Boehner Sees Path Forward on Student Loan Rates (CQ)

House Speaker John A. Boehner predicted on Sunday that Democrats and Republicans will be able to work together and pass legislation to avert a politically damaging increase in student loan interest rates. “Democrats and Republicans have been working together to get this resolved and I believe that we will,” Boehner, R-Ohio, said on CNN’s “State of the Union.” The House on Friday passed a bill 215-195, that would prevent the 3.4 percent interest rate on student loans from doubling starting July 1 and pay for the $6 billion cost of the bill by eliminating a fund in the 2010 health care overhaul that covers prevention and public health. The bill received 13 Democratic votes and all but 30 Republicans supported it.


arrow Back to Top dashed-line

Market Talk

Housing Ends Slide but Faces a Long Bottom (The Wall Street Journal)

Nearly six years after home prices started falling, more U.S. housing markets appear to be nearing a new phase: a prolonged bottom. Hitting a bottom, of course, isn't the same as a full-fledged recovery, which is still years off for many housing markets—as well as for millions of people who purchased homes or took cash out during the bubble. The good news is that housing construction and home sales appear to have hit a floor. Home builders cut back heavily in the past four years and began construction on just 434,000 single-family homes last year, the lowest level on record. Research firm Zelman & Associates estimates builders will start construction on 540,000 homes this year, a 24% increase.

Slowdown Points to Gloom For Industrials (Financial Times)

US manufacturers may struggle to maintain earnings momentum in the current quarter as orders for industrial goods show increasing signs of slowing down. Industrial companies’ results for the first quarter have for the most part been robust so far this earnings season, with Boeing, Caterpillar and 3M all raising their outlooks for the full year and companies such as General Electric, Honeywell and DuPont comfortably beating analysts’ expectations. While the results have been hailed as proof of how manufacturing continues to lead the US out of recovery, recent data suggest manufacturers will struggle to match those earnings in the second quarter.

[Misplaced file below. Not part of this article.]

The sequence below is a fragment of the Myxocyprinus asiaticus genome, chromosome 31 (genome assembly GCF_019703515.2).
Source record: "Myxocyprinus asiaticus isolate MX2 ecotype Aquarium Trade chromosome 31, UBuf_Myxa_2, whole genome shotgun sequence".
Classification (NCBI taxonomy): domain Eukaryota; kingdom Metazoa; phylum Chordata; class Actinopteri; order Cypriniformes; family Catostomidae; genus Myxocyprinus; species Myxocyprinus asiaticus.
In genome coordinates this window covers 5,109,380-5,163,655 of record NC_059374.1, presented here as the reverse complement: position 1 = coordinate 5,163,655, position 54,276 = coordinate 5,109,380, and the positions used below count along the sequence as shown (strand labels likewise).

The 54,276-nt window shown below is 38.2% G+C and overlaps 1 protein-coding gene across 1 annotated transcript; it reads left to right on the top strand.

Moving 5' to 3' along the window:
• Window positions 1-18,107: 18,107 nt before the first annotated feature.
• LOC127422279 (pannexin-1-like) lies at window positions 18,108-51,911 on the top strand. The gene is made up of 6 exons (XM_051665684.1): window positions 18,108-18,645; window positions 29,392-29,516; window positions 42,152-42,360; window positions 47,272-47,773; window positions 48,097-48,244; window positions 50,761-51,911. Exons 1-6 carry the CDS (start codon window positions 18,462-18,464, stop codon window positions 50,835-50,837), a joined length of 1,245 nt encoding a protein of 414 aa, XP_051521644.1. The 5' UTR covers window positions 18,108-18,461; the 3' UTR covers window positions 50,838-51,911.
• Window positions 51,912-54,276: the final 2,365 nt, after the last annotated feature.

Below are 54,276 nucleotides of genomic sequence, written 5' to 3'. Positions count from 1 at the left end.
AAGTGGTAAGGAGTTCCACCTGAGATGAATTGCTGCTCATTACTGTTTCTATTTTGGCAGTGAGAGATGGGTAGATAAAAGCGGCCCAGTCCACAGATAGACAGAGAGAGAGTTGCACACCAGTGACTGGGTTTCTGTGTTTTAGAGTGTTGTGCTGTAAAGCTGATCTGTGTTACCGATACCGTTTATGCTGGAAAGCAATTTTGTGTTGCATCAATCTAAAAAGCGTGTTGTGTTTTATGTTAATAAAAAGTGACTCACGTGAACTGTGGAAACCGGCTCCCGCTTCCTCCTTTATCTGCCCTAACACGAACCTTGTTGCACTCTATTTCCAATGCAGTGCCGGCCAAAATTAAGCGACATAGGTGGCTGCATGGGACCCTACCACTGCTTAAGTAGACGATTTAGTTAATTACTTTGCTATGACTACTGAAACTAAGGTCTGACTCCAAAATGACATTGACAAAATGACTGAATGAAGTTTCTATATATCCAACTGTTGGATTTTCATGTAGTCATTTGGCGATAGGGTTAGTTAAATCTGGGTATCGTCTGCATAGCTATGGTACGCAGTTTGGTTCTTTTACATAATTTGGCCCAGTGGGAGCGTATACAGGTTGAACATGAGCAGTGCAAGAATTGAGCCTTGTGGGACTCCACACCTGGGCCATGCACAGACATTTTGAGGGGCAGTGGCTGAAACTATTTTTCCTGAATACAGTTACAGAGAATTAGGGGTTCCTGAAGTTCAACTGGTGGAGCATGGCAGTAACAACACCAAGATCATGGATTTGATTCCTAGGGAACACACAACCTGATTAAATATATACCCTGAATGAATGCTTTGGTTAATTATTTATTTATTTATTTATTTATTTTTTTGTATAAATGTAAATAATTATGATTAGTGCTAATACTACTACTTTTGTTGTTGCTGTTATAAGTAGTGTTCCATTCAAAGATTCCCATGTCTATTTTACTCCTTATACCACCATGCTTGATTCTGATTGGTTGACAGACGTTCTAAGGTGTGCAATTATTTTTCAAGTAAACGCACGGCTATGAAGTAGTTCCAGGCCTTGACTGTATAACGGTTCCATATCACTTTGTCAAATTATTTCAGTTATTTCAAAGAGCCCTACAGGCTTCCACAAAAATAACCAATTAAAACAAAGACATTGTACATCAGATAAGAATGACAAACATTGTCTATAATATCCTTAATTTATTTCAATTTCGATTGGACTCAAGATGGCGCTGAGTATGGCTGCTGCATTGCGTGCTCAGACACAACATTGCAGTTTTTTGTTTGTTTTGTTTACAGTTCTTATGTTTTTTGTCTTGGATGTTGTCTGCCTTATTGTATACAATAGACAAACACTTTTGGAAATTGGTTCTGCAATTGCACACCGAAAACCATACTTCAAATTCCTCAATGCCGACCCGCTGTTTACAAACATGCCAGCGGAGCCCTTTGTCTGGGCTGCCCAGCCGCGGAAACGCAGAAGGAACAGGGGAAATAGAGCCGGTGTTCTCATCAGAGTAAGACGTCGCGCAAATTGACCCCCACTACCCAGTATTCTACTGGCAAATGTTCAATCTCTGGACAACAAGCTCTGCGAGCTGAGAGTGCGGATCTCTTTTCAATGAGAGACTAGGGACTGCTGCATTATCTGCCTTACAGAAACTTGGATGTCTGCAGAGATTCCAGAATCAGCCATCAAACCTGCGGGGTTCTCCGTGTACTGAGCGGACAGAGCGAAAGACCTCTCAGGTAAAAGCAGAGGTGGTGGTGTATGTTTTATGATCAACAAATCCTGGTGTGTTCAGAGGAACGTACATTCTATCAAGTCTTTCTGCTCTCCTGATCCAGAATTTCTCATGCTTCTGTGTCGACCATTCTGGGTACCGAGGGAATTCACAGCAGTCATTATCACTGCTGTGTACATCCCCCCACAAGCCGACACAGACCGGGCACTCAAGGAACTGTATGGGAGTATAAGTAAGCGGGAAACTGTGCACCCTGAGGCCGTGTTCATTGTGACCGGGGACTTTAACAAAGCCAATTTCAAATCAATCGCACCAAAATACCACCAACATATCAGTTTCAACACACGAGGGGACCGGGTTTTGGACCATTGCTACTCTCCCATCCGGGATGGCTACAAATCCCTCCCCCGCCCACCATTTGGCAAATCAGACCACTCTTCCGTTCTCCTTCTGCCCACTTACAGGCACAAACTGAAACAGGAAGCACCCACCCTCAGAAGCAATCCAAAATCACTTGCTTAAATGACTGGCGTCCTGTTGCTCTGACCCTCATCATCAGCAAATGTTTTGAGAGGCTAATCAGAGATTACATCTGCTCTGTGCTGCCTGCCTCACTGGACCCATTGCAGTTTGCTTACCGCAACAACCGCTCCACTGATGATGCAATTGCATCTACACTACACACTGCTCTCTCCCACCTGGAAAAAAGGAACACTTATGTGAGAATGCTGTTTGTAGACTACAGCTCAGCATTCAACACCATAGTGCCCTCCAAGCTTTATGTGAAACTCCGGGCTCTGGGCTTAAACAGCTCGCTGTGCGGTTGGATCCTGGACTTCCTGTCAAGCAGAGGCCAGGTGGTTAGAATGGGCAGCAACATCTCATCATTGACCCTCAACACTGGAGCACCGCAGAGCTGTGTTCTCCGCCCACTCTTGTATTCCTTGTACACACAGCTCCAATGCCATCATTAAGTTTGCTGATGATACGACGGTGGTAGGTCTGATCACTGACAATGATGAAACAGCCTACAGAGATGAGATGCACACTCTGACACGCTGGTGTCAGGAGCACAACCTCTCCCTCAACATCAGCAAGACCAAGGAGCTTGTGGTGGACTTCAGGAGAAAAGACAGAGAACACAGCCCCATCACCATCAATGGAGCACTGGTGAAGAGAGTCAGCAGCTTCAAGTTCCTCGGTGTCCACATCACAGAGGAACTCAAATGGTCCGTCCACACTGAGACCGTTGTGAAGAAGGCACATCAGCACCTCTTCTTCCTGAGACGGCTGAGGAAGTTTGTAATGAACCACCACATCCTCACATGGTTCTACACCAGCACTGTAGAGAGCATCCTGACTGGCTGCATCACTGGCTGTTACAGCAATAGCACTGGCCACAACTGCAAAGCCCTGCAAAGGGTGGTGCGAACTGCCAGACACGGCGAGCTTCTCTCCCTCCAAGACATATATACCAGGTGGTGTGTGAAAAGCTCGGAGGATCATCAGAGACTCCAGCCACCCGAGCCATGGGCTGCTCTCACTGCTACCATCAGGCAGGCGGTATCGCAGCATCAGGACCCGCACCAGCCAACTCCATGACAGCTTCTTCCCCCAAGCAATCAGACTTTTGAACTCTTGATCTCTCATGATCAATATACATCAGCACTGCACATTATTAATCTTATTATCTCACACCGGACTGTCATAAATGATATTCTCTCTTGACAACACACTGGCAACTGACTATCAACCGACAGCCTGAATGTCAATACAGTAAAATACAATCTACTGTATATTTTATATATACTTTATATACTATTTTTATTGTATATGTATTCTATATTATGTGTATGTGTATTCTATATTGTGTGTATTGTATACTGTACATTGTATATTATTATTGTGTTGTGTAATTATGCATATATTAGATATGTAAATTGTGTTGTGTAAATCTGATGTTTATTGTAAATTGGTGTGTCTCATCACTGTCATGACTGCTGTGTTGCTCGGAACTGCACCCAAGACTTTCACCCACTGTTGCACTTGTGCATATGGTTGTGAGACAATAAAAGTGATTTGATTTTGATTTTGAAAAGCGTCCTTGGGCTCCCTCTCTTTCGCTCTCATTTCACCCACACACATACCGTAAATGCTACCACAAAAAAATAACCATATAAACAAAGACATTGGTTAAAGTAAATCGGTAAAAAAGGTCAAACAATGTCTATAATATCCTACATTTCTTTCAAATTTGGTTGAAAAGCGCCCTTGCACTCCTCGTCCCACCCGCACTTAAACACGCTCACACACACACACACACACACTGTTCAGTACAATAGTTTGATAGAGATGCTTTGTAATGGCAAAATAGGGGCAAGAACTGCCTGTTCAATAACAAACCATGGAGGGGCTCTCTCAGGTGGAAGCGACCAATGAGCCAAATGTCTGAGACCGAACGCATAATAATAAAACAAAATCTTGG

Father of Treasury Floaters Says Now Worst Time for Sales (Bloomberg)

Almost two decades after advising the U.S. to sell floating-rate notes to lower debt expenses, Campbell Harvey says starting to issue the securities now would be a costly mistake for American taxpayers. “In an environment with historically low interest rates, the Treasury should avoid floating-rate debt as it introduces risk,” Harvey, a finance professor at Duke University’s Fuqua School of Business in Durham, North Carolina, said in a telephone interview April 17. “If interest rates go up, it puts the government at risk because they will need to come up with a lot of extra revenue to pay the interest bill.” The U.S. may detail plans for floaters on May 2 when it discloses quarterly funding needs, Mary Miller, the Treasury Department’s undersecretary for domestic finance said in a Feb. 1 press briefing. The Treasury Borrowing Advisory Committee, the bond dealers and investors who meet quarterly with the agency, unanimously endorsed them in February, more than 19 years after Harvey told a Congressional committee that bonds with rates set periodically based on a short-term benchmark would reduce costs.


arrow Back to Top dashed-line

Editorials & Opinions

Government Doesn’t Give Tax Cuts, It Takes More or Less Taxes (KeithHennessey.com)